NumGLUE: A Suite of Fundamental yet Challenging Mathematical Reasoning Tasks

by   Swaroop Mishra, et al.

Given the ubiquitous nature of numbers in text, reasoning with numbers to perform simple calculations is an important skill of AI systems. While many datasets and models have been developed to this end, state-of-the-art AI systems are brittle; failing to perform the underlying mathematical reasoning when they appear in a slightly different scenario. Drawing inspiration from GLUE that was proposed in the context of natural language understanding, we propose NumGLUE, a multi-task benchmark that evaluates the performance of AI systems on eight different tasks, that at their core require simple arithmetic understanding. We show that this benchmark is far from being solved with neural models including state-of-the-art large-scale language models performing significantly worse than humans (lower by 46.4 sharing knowledge across tasks, especially those with limited training data as evidenced by the superior performance (average gain of 3.4 a model is jointly trained on all the tasks as opposed to task-specific modeling. Finally, we hope that NumGLUE will encourage systems that perform robust and general arithmetic reasoning within language, a first step towards being able to perform more complex mathematical reasoning.


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1 Introduction

Reasoning with numbers is an important skill that occurs in various day-to-day scenarios and not surprisingly, numbers are ubiquitous in textual data. To train AI reasoning systems that can perform simple mathematical reasoning, many tasks have been proposed (Dua et al., 2019b; Ravichander et al., 2019; Koncel-Kedziorski et al., 2016). Despite these efforts, current state-of-the-art AI systems are brittle and fail when problems involving similar mathematical reasoning is posed in a slightly different manner. For instance, presenting a word problem in a different manner as shown in fig. 1, while hardly affecting human performance, is sufficient to confuse state-of-the-art AI systems222The recently released GPT3-Instruct, a fine-tuned model with 175B parameters produces inconsistent answers for these questions. See supplementary material: GPT3-Instruct’s Response for more details.. This brittleness in reasoning indicates that the models latch on to spurious signals in the specific dataset resulting in “solving” the dataset while not truly understanding the underlying reasoning skill of simple arithmetic.

Original Word Problem John had 5 apples. He gave 3 to Peter. How many apples does John have now? Fill In The Blanks Format John had 5 apples. He gave 3 to Peter. John has   apples now. NLI Format Premise: John had 5 apples. He gave 3 apples to Peter. Hypothesis: John has 2 apples now. Does the hypothesis entail, contradict or is neutral to the premise? Comparison Format John had 5 apples. He gave 3 to Peter. Who has more apples?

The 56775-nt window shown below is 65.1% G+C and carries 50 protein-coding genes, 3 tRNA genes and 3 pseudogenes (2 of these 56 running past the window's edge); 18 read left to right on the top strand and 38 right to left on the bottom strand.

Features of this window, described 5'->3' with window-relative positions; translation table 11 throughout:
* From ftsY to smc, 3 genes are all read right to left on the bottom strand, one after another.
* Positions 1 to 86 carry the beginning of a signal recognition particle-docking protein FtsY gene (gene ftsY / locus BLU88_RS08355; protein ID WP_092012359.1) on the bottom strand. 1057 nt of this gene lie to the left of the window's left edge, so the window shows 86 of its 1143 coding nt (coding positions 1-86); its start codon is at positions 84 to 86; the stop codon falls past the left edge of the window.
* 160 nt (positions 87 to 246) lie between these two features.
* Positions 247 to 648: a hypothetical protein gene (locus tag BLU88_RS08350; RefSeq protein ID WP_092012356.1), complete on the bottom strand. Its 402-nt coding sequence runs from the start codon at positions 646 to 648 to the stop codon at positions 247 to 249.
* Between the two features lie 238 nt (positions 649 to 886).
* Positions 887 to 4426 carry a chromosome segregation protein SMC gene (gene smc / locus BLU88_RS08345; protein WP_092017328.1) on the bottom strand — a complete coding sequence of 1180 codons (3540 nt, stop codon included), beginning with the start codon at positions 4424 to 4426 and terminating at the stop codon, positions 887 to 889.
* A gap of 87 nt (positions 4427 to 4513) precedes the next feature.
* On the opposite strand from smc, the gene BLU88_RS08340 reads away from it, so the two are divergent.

Figure 1: A system that can robustly perform numeric reasoning over language should be able to solve problems such as the above, regardless of how the problem is posed. However, we observe existing systems are brittle; producing inconsistent solutions to such minor stylistic variations.

Further, we believe that building AI systems that can truly understand and apply simple arithmetic reasoning is a mandatory first step towards successfully tackling complex mathematical reasoning skills Saxton et al. (2019); Hendrycks et al. (2020, 2021).

NumGLUE. To this end, we propose NumGLUE, a multi-task benchmark consisting of eight different tasks that at their core test for arithmetic reasoning skills. For example, as discussed in fig. 1, tasks can involve word problems presented in a slightly different manner or can involve additional reasoning strategies like commonsense reasoning or reading comprehension to be combined with the core skill of simple arithmetic. Our benchmark consists of four new tasks in addition to four existing ones; with problems spread across eight differet tasks. The motivation behind NumGLUE  is similar to GLUE Wang et al. (2018, 2019), a multi-task benchmark that aimed at models that demonstrated superior language understanding by learning the underlying linguistic features. NumGLUE is designed with goal of progressing towards AI systems that are capable of performing arithmetic reasoning in a general setting; achieving superior performance on our benchmark requires the ability to correctly identify and perform the underlying arithmetic reasoning without relying on task or dataset-specific signals. Finally, we hope that NumGLUE  will encourage systems that perform robust and general numeric reasoning within language, a first step towards being able to perform more complex mathematical reasoning.


  1. [topsep=4pt, leftmargin=12pt, itemsep=0pt]

  2. We introduce NumGLUE– a multi-task benchmark consisting of eight different tasks, including 4 new ones, whose solution at its core requires an understanding of simple arithmetic.